Mom and I stopped for a Coke Zero at a gas station in Cadiz before we got on the interstate and discovered a great gift shop. Yes, attached to the gas station. That was on our way to Nashville to meet Laine and some of her family members for her bachelorette party. Laine is marrying my brother in a couple weeks, and it's especially fun to celebrate because we've know her so long and she's really already part of our family.

And Laine's fun ...

I discovered the deliciousness of Demo's on Friday night. Then on Saturday, Mom and I met Greg at Ted's Montana Grill for lunch. From there, Greg and I began our overnight date, which included watching "Scream 4," shopping at Target, eating some more, and then to the Matt Nathanson and Sugarland concert. Well, Little Big Town was there too, but I didn't come to see them.

I wished Matt Nathanson played longer; four songs didn't cut it. Although the four songs were good -- two new ones, "Come On Get Higher," and then a fun cover of Journey's "Don't Stop Believin'." I just wanted more.

Sugarland was awesome live. Jennifer Nettles can sing. And my favorite part was when Matt Nathanson came back out to sing "Run" -- a song that'll be on his new album this summer -- with her. Man, they're good together. Sugarland's closing cover of Madonna's "Like a Prayer" was entertaining, but there's just a lot going on whenever Little Big Town is on the stage.

Also included in my weekend was some sleeping in and then a perfect ending meal at Blackhorse Pub & Brewery in Clarksville, Tenn., on our way home. Even after such a fun weekend, I was so glad to be back home because, really, Dorothy was right. There's no place like it.

Wednesday, April 20, 2011

"He is not here; he has risen!"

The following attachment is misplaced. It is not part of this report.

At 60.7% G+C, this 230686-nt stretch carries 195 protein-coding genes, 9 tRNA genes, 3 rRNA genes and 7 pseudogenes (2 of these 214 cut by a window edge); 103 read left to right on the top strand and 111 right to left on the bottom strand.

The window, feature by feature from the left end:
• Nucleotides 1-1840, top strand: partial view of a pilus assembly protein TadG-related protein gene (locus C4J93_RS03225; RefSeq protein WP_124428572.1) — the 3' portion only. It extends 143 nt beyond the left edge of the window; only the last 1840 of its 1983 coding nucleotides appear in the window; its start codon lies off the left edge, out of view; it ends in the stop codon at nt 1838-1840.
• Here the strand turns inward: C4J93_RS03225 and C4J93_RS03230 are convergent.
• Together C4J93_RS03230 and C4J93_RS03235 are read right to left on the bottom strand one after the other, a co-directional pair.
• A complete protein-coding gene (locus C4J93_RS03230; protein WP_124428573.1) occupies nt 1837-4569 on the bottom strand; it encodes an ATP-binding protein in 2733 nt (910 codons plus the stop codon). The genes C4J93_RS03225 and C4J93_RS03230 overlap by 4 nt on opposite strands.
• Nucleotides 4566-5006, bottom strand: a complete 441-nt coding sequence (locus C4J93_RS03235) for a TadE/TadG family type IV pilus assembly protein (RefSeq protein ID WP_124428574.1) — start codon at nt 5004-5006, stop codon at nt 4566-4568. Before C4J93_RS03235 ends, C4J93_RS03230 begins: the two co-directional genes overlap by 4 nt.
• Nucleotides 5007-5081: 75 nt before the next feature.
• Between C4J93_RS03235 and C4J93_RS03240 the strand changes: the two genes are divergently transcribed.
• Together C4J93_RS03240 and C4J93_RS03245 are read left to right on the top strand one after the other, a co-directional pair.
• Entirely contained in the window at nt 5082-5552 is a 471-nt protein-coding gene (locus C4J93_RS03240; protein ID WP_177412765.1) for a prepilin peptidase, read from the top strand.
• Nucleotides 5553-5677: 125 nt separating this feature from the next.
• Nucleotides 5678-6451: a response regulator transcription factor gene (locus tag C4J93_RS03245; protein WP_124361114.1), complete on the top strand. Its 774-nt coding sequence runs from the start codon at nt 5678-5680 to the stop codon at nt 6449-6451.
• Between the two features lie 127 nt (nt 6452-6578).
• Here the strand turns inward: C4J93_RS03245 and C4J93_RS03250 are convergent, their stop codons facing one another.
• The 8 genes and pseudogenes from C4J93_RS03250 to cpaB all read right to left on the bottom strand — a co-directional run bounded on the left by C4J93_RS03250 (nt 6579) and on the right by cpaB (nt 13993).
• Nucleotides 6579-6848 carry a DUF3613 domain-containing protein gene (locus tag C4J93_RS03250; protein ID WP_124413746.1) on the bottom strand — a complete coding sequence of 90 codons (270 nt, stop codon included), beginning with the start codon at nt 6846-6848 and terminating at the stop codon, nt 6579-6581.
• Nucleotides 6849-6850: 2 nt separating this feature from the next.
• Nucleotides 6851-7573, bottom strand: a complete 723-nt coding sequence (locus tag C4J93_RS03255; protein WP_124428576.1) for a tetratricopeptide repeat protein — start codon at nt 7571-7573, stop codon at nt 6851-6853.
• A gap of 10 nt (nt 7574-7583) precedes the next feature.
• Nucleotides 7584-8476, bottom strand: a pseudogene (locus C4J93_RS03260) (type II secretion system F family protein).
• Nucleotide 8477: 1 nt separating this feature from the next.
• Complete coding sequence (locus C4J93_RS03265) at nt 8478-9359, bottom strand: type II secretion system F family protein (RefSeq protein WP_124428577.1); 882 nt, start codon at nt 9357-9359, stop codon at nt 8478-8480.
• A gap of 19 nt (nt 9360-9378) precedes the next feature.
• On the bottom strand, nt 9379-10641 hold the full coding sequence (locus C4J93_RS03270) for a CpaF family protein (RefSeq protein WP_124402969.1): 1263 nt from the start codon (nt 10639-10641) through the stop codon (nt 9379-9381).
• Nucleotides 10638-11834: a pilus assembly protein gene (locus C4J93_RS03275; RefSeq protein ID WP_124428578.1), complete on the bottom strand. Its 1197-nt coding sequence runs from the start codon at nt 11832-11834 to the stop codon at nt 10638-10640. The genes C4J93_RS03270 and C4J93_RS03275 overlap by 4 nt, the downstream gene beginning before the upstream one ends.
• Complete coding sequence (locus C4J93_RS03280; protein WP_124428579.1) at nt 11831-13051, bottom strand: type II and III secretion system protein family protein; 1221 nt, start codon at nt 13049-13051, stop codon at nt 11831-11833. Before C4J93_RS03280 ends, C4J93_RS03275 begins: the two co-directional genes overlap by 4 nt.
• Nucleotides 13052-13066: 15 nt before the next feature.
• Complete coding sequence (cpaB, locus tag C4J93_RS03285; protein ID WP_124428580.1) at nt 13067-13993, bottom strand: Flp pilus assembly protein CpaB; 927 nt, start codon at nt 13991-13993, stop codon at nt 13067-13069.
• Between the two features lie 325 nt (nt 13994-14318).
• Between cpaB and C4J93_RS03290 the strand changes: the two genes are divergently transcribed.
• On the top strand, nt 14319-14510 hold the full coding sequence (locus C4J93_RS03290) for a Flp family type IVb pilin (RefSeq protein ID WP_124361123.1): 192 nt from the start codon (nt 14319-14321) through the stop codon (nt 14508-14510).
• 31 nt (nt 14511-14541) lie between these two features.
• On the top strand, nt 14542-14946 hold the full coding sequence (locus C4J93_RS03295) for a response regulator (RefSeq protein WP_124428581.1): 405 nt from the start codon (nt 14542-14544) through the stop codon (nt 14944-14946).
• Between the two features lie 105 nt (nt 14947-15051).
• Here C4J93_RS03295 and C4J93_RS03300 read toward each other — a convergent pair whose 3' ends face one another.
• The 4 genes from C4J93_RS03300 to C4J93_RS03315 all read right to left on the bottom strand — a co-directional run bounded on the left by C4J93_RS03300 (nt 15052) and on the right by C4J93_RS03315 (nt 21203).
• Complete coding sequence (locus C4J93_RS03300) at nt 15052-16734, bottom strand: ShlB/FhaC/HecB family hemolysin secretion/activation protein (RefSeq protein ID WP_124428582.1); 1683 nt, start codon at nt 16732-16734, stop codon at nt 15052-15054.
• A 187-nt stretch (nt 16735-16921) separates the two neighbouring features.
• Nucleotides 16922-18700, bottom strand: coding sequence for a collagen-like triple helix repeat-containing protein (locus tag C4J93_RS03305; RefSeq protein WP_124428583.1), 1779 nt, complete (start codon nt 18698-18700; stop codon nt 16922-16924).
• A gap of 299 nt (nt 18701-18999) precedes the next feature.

... "Why do you look for the living among the dead? He is not here; he has risen! Remember how he told you, while he was still with you in Galilee: ‘The Son of Man must be delivered over to the hands of sinners, be crucified and on the third day be raised again.'"

Monday night we made resurrection rolls. It happened to be the same day Cate's memory verse at school was "He is not here; he is risen!" I'm amazed at how she can tell us that Jesus died on a cross and then wasn't in the tomb when they came to look for him. Greg asked her last night if she knew what a tomb was, and she replied without hesitation, "It's like a cave."

She amazes me.

And God amazes me. The way he weaves moments together couldn't be orchestrated by me, even if I try. And I do try.

We talked about Jesus' burial and resurrection while she dipped in the marshmallow in melted butter and the cinnamon/Splenda mix [signifying the oil and herbs they used to prepare his body] and then rolled it in the crescent roll [Jesus' tomb]. And after 15 minutes in the oven, the marshmallow wasn't there. It had melted. Consider it a fast-forwarded object lesson of the three days that changed history.

If you're interested, here is the recipe I used. I know there are several others out there too.

May you and your family be blessed as we celebrate the joy that comes with the eternal meaning of Easter.

Tuesday, April 19, 2011

'Who's coming ...'

At least once a day, Cate asks, "Who's coming to our house?" or "Who's eating dinner with us?" I believe hospitality will be one of her gifts. And, really, that makes me proud.


Ben often goes to the door and says, "Outside." There is certainty, desire and pleading all wrapped up into one that one compound word. In fact, it's her first compound* word.

And, yes, he says it frequently.

He really likes pushing the "go" button, but instead of holding it down, he taps it, resulting in a jerking motion. I suppose that doesn't bother him. Probably because he's outside.

Sweet boy, smelling the flowers ...